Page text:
Honduras: Election impasse after threats and intimidation

Fight Racism! Fight Imperialism! 236 December 2013/January 2014

The Honduras 2013 presidential and congressional elections were held on 24 November. With less than two-thirds of the votes returned, the Supreme Electoral Tribunal reported that the ruling right-wing National Party’s candidate Juan Orlando Hernandez had won, leading the count with 34.16% of the votes, whilst Xiomara Castro Zelaya of the LIBRE Party had 28.53%. This is despite the fact that Castro Zelaya, the wife of ousted President Manuel Zelaya, led the polls throughout the campaign.

That evening hundreds of protesters blocked streets in the Honduran capital of Tegucigalpa in support of Castro Zelaya, who was claiming victory until ‘every ballot is examined’. The LIBRE party (Liberty and Refoundation) was formed in 2011 from the National Front for Popular Resistance (FNRP), built in opposition to the 2009 coup against President Zelaya, who is now barred from standing for election. Significantly, President Zelaya was toppled by Honduran businessmen and military leaders, soon after Honduras had joined Cuba and Venezuela in ALBA (the Bolivarian Alliance for Latin America). Castro Zelaya’s campaign demanded the return of pre-coup policies, which included social reforms such as free education and a 60% increase in the minimum wage.

Cooking the election

In August 2013 the Congress illegally named a new attorney general for a five-year term, which gave Hernández and the ruling National Party control over the electoral machinery and the military. To avoid further unpopularity, the government then said that the national budget for 2014 would be announced after the election and not, as legally required, in September 2013. A newly formed Military Police will be used against political opponents.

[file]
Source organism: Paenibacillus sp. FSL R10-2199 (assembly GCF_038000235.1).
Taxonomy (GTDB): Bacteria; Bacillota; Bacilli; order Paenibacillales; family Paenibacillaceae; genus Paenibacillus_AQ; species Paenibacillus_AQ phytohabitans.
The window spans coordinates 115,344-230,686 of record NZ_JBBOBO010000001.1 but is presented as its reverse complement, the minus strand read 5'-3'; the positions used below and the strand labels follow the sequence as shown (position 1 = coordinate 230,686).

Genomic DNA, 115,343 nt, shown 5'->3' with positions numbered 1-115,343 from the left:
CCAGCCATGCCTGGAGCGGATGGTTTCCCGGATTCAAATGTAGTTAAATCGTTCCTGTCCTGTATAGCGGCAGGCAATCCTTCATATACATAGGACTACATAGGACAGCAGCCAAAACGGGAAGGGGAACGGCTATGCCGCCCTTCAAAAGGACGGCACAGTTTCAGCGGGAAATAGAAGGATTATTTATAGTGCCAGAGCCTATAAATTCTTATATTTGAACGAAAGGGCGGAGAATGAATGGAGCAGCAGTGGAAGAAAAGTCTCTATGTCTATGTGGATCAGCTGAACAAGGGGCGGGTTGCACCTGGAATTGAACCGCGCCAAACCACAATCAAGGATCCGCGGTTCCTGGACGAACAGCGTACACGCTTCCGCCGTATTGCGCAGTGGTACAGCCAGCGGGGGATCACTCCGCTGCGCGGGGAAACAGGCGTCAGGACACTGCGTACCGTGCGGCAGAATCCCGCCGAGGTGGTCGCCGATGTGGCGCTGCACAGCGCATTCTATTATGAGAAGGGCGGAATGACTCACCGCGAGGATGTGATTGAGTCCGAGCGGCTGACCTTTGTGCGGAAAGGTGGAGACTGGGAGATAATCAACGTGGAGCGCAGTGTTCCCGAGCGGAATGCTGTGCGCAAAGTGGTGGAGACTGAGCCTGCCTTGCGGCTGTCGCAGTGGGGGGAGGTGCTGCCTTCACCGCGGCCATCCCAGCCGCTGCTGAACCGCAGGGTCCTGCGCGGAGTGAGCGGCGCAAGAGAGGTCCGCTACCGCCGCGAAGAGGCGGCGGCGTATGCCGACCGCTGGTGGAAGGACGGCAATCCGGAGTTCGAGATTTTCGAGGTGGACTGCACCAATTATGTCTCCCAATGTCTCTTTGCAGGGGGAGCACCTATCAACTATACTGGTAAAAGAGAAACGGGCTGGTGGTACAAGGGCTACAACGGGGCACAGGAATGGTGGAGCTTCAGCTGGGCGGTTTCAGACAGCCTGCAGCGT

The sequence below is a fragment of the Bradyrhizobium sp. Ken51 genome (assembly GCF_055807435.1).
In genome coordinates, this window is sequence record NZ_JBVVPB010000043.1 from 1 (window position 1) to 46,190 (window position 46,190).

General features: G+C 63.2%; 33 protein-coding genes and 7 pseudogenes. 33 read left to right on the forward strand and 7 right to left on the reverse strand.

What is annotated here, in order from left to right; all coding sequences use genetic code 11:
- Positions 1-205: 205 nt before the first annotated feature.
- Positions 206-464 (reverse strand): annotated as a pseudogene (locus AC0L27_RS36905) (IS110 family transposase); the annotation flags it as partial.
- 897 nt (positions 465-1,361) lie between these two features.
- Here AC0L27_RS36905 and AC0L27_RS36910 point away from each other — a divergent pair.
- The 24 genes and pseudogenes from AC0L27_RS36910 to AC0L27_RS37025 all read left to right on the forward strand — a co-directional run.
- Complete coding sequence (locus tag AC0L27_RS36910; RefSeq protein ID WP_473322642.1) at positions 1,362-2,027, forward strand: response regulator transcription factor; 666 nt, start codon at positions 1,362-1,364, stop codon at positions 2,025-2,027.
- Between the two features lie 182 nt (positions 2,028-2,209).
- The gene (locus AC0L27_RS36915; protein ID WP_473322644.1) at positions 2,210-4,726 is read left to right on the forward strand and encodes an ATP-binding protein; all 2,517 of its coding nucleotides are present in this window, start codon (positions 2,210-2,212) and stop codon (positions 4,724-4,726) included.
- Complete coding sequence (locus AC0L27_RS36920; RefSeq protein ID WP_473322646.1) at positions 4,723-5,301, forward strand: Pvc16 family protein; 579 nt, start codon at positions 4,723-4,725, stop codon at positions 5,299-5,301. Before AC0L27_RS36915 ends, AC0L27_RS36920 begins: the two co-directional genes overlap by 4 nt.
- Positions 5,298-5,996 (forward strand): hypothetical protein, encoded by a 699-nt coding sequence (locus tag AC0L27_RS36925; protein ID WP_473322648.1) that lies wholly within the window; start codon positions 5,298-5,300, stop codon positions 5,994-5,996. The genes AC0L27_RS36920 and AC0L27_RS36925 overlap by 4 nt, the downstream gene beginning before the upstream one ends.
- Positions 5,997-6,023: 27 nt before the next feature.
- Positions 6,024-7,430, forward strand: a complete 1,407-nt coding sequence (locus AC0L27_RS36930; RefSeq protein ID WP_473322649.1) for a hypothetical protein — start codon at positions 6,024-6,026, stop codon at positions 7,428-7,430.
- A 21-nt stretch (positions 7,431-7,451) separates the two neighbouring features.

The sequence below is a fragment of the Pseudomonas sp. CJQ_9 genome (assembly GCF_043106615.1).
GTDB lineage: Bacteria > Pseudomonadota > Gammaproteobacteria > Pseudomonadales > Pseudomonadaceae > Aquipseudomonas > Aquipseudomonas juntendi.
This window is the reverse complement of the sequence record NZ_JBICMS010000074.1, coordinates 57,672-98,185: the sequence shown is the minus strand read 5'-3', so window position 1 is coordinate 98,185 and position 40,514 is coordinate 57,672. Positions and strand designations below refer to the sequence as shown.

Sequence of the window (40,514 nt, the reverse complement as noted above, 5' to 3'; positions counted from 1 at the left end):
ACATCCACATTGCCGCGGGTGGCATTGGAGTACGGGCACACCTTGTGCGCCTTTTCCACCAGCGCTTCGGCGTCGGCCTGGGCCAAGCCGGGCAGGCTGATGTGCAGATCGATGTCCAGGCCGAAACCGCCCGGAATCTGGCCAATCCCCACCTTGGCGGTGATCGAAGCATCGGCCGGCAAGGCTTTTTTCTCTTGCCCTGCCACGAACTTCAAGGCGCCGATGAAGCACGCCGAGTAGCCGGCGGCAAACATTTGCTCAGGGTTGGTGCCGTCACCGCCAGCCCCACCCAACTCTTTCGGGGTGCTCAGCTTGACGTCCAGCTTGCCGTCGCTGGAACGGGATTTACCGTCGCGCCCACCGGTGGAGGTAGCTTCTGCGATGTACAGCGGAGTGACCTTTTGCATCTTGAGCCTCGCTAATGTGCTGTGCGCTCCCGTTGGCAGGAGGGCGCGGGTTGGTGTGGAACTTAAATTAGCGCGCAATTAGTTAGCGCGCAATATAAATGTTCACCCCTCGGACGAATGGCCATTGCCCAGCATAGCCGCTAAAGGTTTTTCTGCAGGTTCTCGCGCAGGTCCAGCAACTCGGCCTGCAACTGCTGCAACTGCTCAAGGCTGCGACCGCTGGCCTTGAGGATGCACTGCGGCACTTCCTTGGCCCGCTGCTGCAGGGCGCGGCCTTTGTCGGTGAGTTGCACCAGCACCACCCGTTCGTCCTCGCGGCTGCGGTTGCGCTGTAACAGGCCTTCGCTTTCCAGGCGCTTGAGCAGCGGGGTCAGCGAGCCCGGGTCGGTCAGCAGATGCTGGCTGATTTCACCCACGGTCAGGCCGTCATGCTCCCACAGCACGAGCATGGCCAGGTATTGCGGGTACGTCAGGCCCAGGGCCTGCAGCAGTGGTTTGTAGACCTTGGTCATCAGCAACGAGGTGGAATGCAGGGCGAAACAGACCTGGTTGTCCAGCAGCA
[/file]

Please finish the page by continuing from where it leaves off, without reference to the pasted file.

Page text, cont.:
The day before the election two members of the LIBRE Party were killed, and international observers from El Salvador in Tegucigalpa were intimidated by armed immigration officials. In some stations voting lists disappeared and people arriving to vote were told that they had already voted, or were listed as dead. In some areas the military denied the public their legal right to view the count. On election day five people were killed at a voting centre in Mosquitia region. Ski-masked Military Police attempted to enter a local campaign office of the LIBRE Party in Tegucigalpa less than 36 hours before the elections.

Murdering the truth

Since the 2009 coup, Honduras has been brought to the brink of chaos by Hernandez’s associates in the National Party, with a wave of state-sponsored repression and violence against its opponents. 18 LIBRE candidates or immediate family members were murdered and 15 were attacked between May 2012 and October 2013. In February 2010 plain clothed police had kidnapped LIBRE Party member Manuel Murillo Varela and a colleague, torturing them for 24 hours. He had testified to the Committee of Relatives of the Disappeared in Honduras and the Commission for Truth and Reconciliation that policemen had threatened to kill his family to get hold of video footage he had filmed of FNRP protests following the coup. On 24 October 2013 he was killed.

In May 2012 Juan Carlos ‘El Tigre’ Bonilla was appointed director general of the national police force, while still under investigation for running death squads a decade earlier. In the same month radio journalist Angel Alfredo Villatoro was murdered. The dismembered and burned body of Honduran Radio Globo journalist Anibal Barrow was in found July. Both were critical of the 2009 coup.

Social anarchy

There are 20 reported murders daily in Honduras, the highest rate in the world. A woman is murdered on average every 15 hours. This is the result of the militarisation of society after the 2009 coup, as well as the cocaine cartels servicing the US war on its own working class, and other organised crime.

The outgoing government of President Porfirio Lobo has been isolated internationally following the boycott of the 2009 pseudo-election by the EU, the Carter Centre and the Organisation of American States. Only the US International Republican Institute and the US National Democratic Institute, two of the four core institutions of the US National Endowment for Democracy, had rushed to cover up for the coup plotters. In July 2013 the Honduran government passed an act that allows massive sales of national resources, showing their gratitude for US support.

Given the votes for the other six presidential candidates, Hernandez will get little more than a third of the votes cast and faces a divided Congress. The Nationalists aim to hold onto their immense privileges. Over half of the country’s people live in poverty, and the number working for less than the minimum wage of £220 a month has grown from 28% in 2008 to 43% today. The poorest sections in Honduras have been denied a chance of some relief.

Alvaro Michaels


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